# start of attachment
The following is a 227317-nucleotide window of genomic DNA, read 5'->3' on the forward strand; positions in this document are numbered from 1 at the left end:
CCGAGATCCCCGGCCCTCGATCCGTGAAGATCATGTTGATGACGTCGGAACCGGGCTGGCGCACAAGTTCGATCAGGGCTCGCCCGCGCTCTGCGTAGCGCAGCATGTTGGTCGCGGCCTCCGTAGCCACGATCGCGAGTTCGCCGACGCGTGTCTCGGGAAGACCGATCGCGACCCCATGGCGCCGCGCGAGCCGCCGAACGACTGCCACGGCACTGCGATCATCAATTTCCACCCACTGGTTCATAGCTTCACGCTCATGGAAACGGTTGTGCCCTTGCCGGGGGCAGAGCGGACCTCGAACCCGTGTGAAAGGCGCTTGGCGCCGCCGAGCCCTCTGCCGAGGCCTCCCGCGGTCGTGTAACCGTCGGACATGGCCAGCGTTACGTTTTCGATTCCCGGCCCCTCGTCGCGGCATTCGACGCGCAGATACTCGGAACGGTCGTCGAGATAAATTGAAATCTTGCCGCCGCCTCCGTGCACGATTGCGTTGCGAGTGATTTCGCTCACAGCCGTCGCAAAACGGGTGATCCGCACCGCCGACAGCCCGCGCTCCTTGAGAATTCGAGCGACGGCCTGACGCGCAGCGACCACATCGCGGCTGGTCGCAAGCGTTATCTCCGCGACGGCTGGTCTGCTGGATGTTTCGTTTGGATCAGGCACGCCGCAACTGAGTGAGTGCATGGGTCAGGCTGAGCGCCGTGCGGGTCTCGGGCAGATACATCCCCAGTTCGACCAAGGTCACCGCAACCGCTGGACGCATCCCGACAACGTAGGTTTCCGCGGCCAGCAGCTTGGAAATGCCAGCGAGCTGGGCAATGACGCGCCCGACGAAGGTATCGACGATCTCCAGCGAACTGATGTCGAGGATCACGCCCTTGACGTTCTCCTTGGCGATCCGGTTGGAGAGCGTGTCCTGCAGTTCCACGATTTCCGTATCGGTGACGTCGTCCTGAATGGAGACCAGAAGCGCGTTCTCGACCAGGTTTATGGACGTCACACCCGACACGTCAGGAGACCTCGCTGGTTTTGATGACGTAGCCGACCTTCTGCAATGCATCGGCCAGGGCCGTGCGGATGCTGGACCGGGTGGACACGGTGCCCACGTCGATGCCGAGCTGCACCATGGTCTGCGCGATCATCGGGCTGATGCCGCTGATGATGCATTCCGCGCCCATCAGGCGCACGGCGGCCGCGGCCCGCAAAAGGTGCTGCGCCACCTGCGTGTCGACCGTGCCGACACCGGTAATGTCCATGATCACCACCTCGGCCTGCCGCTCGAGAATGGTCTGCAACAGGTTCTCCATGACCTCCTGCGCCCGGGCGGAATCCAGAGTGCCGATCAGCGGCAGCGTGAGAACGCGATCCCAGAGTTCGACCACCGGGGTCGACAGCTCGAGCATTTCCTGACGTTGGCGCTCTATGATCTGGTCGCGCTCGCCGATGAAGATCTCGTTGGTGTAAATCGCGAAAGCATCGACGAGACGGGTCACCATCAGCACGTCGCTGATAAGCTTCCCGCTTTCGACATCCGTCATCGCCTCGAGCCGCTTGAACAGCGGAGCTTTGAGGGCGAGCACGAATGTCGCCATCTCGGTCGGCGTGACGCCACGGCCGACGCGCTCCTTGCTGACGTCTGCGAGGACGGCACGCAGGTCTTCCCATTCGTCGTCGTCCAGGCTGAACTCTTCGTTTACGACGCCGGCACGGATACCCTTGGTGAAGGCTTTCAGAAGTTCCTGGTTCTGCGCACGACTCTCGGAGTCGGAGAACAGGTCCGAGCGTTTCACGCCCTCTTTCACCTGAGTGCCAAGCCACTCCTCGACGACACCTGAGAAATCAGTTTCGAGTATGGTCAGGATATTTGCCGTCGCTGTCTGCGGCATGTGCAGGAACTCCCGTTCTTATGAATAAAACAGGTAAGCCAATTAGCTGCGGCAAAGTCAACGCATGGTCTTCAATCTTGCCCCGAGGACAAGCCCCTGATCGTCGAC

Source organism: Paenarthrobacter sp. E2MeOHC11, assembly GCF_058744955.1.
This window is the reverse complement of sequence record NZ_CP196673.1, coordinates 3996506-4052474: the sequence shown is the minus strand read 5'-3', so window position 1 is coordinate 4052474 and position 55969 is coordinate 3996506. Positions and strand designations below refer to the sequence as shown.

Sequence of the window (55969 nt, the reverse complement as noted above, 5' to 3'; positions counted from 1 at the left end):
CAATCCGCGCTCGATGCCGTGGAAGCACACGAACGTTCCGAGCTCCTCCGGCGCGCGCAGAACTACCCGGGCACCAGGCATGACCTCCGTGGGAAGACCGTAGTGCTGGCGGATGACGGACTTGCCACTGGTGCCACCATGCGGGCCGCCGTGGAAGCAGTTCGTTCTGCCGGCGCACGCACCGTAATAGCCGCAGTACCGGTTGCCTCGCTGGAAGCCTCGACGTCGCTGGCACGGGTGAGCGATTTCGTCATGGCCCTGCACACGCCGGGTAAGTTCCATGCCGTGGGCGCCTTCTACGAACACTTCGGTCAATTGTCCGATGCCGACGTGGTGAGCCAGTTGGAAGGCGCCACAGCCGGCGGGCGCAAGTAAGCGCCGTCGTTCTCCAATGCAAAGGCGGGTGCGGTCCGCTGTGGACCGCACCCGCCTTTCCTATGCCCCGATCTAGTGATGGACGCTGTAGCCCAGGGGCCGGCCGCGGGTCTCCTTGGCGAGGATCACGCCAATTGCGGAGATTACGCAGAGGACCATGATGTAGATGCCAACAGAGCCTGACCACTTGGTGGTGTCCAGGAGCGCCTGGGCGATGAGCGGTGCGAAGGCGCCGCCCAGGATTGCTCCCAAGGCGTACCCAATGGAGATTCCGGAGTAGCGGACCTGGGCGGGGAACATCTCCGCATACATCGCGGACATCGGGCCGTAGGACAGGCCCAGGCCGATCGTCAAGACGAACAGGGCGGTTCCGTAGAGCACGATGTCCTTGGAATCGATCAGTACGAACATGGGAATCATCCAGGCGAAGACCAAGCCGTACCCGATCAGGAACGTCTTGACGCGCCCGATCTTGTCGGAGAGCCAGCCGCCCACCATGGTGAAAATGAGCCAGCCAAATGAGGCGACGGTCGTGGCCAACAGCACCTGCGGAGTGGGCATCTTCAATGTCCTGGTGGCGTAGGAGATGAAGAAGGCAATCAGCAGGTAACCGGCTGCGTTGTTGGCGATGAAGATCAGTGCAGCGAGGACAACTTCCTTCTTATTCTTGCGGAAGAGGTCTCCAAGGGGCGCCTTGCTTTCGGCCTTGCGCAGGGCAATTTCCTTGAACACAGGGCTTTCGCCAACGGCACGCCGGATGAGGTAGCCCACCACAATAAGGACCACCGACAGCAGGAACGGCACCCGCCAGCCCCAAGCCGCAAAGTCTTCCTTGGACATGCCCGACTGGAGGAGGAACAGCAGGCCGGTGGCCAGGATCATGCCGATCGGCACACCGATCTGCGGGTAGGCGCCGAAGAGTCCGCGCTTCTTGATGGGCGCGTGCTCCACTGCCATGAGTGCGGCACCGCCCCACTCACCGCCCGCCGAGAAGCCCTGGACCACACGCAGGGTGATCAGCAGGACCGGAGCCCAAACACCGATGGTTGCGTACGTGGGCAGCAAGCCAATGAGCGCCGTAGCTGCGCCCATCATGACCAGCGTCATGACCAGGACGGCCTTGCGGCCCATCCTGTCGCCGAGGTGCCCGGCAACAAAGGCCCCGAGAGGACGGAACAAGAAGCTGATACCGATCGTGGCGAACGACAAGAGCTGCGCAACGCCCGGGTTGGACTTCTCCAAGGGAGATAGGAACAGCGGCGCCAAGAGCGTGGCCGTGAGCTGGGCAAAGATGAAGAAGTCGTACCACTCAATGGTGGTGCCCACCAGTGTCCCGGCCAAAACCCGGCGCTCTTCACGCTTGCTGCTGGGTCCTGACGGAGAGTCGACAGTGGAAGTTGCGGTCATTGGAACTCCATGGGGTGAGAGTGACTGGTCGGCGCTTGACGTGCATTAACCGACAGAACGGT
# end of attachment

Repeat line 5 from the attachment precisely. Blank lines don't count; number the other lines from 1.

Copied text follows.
Sequence of the window (55969 nt, the reverse complement as noted above, 5' to 3'; positions counted from 1 at the left end):